Payton Head was the '15-'16 Student Body President at the University Missouri.
Thanks to the National Campus Leadership Council, I had the opportunity to have a dialogue with student leaders from around the nation, Secretary John King, and Deputy Undersecretary Dr. Kimberly Hunter-Reed of the U.S. Department of Education. This convening was a student voices session on student activism.
We were invited to share our experiences with student advocacy on our campuses in addition to providing ways in which we believe the department could be helpful in supporting our work at the federal level. We talked about the importance of engaging youth in the political process at a very early age in our education system. In addition to that, it is imperative that we are helping students understand that their voices are critical in public discourse at the national level, but more importantly at the local level where politics and policy have even more of an impact on the American experience around education.
From my own experiences leading the student body at the University of Missouri in the midst of demonstrations and protests, one of the major issues that was of concern to student activists at Mizzou and around the nation is the fact that information on marginalized identities and their role in the inception, building and success of our nation is not on the test. When students are taught that only one group is involved in making America and the world what it is today, it is easy to discriminate and disrespect others on the basis of race, class, gender, religion, sexual orientation, and other characteristics of identity.
Secretary King informed us of the alarming yet very real issues plaguing our education system around preparing students for college. He stated that over 1.6 million students have a law enforcement official in their school but no guidance counselor. These statistics are very important to understanding the types of issues that are facing our generation and future generations as it relates to college access and degree attainment.
One of the major concerns that many of us shared with the secretary is the transition that is to come in the Department and how the secretary with less than a week in office would respond to the needs of those in the education system they serve with an administration coming in that has very different interests and ideas around education. Secretary King reassured us that he and his team will be more dedicated now more than ever to the work that needs to be done to make sure that students across our nation have access to a safe an inclusive education system after the administration’s time expires on January 20th.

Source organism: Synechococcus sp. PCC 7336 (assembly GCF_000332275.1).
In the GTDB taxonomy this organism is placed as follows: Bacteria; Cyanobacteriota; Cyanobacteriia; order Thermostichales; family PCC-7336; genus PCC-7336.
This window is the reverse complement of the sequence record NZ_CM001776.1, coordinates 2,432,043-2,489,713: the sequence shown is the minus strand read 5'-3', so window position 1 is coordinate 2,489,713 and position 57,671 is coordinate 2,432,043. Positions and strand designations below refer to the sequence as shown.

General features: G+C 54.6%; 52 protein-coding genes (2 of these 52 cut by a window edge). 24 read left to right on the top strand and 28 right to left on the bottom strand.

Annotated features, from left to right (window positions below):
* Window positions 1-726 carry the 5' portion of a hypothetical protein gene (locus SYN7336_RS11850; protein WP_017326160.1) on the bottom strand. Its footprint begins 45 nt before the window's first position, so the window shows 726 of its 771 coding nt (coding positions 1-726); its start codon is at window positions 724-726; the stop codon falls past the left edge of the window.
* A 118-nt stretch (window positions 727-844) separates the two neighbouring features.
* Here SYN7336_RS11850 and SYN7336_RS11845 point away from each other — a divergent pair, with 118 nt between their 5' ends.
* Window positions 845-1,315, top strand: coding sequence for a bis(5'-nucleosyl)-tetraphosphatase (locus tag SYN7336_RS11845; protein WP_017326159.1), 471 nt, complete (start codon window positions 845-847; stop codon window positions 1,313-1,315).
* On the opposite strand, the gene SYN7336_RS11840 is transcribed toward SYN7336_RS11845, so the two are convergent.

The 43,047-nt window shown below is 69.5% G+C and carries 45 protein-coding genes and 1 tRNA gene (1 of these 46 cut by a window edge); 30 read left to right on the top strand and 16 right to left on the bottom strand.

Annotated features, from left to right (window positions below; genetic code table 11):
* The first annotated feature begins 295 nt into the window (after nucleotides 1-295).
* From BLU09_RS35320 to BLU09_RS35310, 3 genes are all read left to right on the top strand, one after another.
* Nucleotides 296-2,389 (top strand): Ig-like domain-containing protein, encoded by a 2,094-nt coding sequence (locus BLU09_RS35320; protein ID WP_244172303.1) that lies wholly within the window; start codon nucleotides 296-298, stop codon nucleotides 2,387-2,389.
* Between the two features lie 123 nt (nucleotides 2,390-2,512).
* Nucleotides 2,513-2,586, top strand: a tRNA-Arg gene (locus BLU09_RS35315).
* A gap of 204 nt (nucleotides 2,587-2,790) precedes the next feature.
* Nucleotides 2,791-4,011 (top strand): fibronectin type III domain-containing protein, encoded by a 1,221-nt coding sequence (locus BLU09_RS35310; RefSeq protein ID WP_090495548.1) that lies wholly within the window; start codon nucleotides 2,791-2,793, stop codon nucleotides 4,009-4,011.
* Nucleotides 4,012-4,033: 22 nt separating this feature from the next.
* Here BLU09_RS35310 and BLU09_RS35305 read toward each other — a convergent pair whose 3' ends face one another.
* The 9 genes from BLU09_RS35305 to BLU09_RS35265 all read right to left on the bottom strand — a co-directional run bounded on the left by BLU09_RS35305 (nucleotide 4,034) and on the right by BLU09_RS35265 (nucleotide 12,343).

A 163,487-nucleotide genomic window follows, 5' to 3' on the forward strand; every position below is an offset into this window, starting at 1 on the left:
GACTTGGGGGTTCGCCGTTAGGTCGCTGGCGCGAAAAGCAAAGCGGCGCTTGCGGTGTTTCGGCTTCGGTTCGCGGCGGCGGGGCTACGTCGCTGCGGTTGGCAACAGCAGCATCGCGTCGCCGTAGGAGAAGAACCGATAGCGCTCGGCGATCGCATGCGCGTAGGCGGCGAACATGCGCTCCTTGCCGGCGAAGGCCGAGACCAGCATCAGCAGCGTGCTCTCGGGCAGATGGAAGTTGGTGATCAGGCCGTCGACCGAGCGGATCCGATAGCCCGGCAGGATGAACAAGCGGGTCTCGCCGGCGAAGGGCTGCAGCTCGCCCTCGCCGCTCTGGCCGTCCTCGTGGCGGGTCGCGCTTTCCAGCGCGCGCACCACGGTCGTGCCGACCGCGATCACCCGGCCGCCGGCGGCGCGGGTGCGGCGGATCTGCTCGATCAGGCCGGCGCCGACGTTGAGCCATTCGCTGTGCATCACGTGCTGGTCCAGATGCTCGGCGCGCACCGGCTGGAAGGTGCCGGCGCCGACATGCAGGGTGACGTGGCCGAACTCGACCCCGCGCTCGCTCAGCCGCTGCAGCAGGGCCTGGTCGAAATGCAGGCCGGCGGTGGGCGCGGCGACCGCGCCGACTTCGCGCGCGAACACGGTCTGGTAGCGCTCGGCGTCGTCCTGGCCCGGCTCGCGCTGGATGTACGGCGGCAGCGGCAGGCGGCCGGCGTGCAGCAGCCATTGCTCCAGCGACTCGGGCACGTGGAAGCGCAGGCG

As student leaders, it is important to know how we can hold the department accountable in the future. Secretary King let us know that for students it is important that we maintain our engagement, build coalitions, and understand that we have a decentralized education system at that national level that requires our attention, advocacy, and support at the state and local level. Secretary King also stated that it is important to realize that just as the problems within the system are intersectional the solutions are intersectional as well.
This conversation gave me hope for our future. While we are in uncharted waters as we approach January 20th, it is important to know that people who have been fighting for equity in our education system like Secretary King and his team will continue this fight. Now more than ever, young people must be engaged in the policy, knowledgeable of the systemic barriers that are a limit to success for many Americans, and be ready to fight for an equitable education for all. I’m thankful to Secretary King for his service and to the Department of Education under his leadership. Now the work begins.